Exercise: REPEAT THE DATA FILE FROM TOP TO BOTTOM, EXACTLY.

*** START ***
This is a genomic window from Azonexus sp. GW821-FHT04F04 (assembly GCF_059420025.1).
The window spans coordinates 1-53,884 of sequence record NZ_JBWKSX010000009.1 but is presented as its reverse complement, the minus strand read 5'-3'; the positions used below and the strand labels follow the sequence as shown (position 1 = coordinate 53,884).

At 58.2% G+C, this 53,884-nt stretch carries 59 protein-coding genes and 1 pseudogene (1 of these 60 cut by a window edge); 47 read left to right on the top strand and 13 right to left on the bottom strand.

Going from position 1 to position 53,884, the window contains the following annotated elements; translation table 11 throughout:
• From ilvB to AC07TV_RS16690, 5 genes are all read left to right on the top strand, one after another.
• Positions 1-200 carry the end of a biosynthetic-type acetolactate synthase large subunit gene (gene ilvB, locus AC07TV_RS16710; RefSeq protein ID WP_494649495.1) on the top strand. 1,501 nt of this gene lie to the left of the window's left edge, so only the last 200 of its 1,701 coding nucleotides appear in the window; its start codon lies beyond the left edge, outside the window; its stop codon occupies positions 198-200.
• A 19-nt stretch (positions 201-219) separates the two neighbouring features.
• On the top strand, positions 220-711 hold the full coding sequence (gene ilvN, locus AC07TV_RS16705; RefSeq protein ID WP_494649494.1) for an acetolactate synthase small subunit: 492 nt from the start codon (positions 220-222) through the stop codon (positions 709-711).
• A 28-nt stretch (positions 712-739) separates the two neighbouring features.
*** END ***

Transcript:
This is a genomic window from Azonexus sp. GW821-FHT04F04 (assembly GCF_059420025.1).
The window spans coordinates 1-53,884 of sequence record NZ_JBWKSX010000009.1 but is presented as its reverse complement, the minus strand read 5'-3'; the positions used below and the strand labels follow the sequence as shown (position 1 = coordinate 53,884).

At 58.2% G+C, this 53,884-nt stretch carries 59 protein-coding genes and 1 pseudogene (1 of these 60 cut by a window edge); 47 read left to right on the top strand and 13 right to left on the bottom strand.

Going from position 1 to position 53,884, the window contains the following annotated elements; translation table 11 throughout:
• From ilvB to AC07TV_RS16690, 5 genes are all read left to right on the top strand, one after another.
• Positions 1-200 carry the end of a biosynthetic-type acetolactate synthase large subunit gene (gene ilvB, locus AC07TV_RS16710; RefSeq protein ID WP_494649495.1) on the top strand. 1,501 nt of this gene lie to the left of the window's left edge, so only the last 200 of its 1,701 coding nucleotides appear in the window; its start codon lies beyond the left edge, outside the window; its stop codon occupies positions 198-200.
• A 19-nt stretch (positions 201-219) separates the two neighbouring features.
• On the top strand, positions 220-711 hold the full coding sequence (gene ilvN, locus AC07TV_RS16705; RefSeq protein ID WP_494649494.1) for an acetolactate synthase small subunit: 492 nt from the start codon (positions 220-222) through the stop codon (positions 709-711).
• A 28-nt stretch (positions 712-739) separates the two neighbouring features.